Are safe injection facilities for heroin users a step in the right direction?

The mayor of Ithaca, New York, last week, announced a plan to open sites where heroin users can safely inject the drug under med­ical super­vi­sion. Assis­tant pro­fessor Leo Beletsky thinks the idea isn’t that far-​​fetched, saying “We need inno­v­a­tive inter­ven­tions because what we are doing is not working.”

3Qs: What’s next in the partisan fight to replace Scalia?

Pres­i­dent Obama intends to ful­fill his con­sti­tu­tional duty to nom­i­nate a new Supreme Court jus­tice to replace Antonin Scalia, but Senate Repub­li­cans have vowed to block his pick. We asked law pro­fessor Daniel Medwed how this polit­ical battle is likely to play out.

3Qs: Justice Scalia’s legacy, and what his death means for politics and the law

Supreme Court Jus­tice Antonin Scalia’s death touched off a polit­ical debate that could define Pres­i­dent Obama’s final year in office and bring drama to an already con­tentious pres­i­den­tial pri­mary. Pro­fessor Michael Melt­sner, a con­sti­tu­tional law expert, called Scalia’s death “a great blow to Repub­li­cans” and “a gift to Hillary Clinton.”

Supreme Court of the ‘60s lent ‘legal force to the dissatisfaction with bigotry’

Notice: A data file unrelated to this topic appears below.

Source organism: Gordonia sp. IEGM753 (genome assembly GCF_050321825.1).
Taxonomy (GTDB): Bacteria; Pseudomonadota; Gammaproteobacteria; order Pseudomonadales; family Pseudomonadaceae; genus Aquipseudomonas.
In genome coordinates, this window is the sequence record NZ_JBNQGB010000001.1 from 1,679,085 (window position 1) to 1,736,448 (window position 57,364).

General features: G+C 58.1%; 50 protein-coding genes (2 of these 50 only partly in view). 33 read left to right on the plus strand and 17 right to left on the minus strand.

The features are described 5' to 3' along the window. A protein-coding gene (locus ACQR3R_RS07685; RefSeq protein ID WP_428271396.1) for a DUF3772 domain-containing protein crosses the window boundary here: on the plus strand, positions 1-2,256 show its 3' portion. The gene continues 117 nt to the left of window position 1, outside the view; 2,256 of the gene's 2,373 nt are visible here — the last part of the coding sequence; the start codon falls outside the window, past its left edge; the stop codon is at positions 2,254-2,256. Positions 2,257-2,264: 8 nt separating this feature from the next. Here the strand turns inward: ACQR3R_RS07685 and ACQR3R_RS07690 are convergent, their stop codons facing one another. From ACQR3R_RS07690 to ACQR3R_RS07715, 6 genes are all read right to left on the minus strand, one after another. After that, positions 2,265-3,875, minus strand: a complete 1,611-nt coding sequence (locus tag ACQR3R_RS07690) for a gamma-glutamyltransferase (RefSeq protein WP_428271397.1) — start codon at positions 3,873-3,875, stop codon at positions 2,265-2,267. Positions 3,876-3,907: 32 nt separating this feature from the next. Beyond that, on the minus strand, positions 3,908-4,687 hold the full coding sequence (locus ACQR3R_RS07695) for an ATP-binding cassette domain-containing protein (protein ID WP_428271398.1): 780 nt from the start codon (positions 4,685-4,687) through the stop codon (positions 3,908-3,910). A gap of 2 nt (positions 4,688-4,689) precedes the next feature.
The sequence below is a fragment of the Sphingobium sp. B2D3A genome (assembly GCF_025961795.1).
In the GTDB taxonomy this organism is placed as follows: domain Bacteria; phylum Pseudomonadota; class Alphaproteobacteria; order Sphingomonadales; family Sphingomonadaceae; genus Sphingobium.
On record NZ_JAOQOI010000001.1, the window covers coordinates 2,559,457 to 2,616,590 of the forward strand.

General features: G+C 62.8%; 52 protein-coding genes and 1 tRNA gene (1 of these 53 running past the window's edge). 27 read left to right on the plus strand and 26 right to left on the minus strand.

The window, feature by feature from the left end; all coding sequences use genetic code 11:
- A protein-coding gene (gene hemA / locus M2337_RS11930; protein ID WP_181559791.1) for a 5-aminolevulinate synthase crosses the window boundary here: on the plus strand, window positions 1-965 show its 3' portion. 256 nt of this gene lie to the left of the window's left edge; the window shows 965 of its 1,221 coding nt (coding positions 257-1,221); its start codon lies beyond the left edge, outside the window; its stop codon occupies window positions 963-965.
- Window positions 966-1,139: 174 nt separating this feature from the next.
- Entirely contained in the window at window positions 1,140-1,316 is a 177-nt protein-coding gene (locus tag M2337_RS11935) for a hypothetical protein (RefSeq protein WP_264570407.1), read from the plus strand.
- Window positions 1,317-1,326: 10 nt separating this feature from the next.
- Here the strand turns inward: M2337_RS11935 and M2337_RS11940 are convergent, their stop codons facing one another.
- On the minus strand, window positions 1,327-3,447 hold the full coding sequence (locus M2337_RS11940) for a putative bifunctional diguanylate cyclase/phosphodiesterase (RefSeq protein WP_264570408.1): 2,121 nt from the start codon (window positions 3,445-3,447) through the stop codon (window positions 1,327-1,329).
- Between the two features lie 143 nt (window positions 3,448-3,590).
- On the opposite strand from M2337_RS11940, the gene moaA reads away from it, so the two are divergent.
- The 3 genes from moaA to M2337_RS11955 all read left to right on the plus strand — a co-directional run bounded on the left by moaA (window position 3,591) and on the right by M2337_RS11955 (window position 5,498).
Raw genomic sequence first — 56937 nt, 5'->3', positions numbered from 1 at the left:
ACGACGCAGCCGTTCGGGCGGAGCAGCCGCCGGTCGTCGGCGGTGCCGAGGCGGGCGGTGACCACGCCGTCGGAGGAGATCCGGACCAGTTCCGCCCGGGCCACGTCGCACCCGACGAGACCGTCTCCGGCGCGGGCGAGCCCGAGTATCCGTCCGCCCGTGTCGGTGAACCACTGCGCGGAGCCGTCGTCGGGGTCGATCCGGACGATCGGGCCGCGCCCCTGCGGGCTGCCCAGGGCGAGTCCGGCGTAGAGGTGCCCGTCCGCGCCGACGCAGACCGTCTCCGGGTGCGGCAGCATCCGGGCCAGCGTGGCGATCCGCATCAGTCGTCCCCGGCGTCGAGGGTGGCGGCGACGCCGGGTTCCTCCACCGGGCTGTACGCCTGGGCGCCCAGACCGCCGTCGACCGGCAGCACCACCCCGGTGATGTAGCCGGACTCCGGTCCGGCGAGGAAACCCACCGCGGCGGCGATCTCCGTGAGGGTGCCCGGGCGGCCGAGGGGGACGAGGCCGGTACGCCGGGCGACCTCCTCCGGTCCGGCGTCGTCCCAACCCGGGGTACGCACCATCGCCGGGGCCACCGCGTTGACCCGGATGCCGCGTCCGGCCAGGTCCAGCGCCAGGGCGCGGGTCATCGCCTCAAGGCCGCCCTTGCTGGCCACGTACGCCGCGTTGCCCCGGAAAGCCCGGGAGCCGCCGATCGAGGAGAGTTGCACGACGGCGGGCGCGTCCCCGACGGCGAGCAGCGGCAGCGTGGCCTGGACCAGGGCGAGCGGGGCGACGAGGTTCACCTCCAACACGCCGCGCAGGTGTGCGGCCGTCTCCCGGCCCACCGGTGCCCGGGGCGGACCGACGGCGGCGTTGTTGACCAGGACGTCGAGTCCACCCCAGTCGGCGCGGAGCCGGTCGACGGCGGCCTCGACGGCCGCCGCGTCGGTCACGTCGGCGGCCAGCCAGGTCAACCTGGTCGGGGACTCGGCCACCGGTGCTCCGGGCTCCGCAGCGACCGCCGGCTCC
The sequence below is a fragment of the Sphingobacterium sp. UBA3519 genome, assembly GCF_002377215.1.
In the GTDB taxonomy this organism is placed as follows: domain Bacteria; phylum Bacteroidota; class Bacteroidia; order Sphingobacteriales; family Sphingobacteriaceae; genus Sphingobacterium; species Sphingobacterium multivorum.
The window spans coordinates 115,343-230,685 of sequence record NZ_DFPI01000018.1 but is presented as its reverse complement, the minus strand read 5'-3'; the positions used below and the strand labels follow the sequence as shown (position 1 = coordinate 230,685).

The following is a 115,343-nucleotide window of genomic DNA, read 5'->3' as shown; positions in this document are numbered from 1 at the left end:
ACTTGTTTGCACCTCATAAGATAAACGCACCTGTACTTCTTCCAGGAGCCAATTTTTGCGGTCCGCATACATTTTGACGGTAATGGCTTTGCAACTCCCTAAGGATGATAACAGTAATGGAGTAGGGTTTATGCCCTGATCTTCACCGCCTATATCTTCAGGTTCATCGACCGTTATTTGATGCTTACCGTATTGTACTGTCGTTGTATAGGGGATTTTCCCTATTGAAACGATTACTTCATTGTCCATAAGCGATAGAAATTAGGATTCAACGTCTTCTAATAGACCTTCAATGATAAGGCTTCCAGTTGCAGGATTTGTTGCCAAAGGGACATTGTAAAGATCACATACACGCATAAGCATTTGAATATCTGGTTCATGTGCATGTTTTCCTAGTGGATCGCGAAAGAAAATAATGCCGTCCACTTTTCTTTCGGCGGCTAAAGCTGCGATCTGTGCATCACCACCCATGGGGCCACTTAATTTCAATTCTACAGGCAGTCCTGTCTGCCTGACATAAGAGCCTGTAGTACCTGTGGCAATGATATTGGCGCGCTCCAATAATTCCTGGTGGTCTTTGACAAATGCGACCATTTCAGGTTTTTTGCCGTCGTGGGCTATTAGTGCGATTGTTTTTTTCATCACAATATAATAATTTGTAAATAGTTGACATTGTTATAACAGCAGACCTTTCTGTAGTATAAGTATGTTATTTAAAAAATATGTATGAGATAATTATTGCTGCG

Former U.S. Rep. Barney Frank and retired fed­eral judge Nancy Gertner dis­cussed during last week’s Myra Kraft Open Class­room lec­ture the ram­i­fi­ca­tions of the U.S. Supreme Court between 1953 and 1969, when Earl Warren served as chief justice.

Northeastern community reacts to new Boy Scouts policy

Stu­dents and fac­ulty described the group’s deci­sion to lift its ban on openly gay leaders while allowing church-​​sponsored units to con­tinue excluding gays for reli­gious rea­sons in unequiv­o­cally strong terms. “Claiming ‘morality’ or ‘reli­gious beliefs’ cannot over­ride basic prin­ci­ples of equality,” noted soci­ology pro­fessor Suzanna Walters.

Should human organs be for sale?

I’m not arguing that all body prod­ucts should be col­lected and dis­trib­uted in the same way,” says Kara Swanson, an asso­ciate pro­fessor of law at North­eastern Uni­ver­sity, “but I think that his­tory sug­gests that we would be well-​​served by set­ting aside our instinc­tive fear of paid body prod­ucts as an his­toric artifact.”

3Qs: Banking on the body

Are body prod­ucts like blood, milk, and sperm mar­ketable com­modi­ties, gifts to help others, or both? Kara Swanson, an asso­ciate pro­fessor of law with exper­tise in the his­tory of sci­ence and med­i­cine, explains the ori­gins and con­se­quences of the debate in her new book “Banking on the Body.”

The law’s role in supporting sustainable cities

At a recent con­fer­ence at Northeastern’s School of Law, former Envi­ron­mental Pro­tec­tion Agency admin­is­trator Carol Browner said his­tory and nature can help guide cities in finding inter­dis­ci­pli­nary solu­tions to chal­lenges in urban sustainability.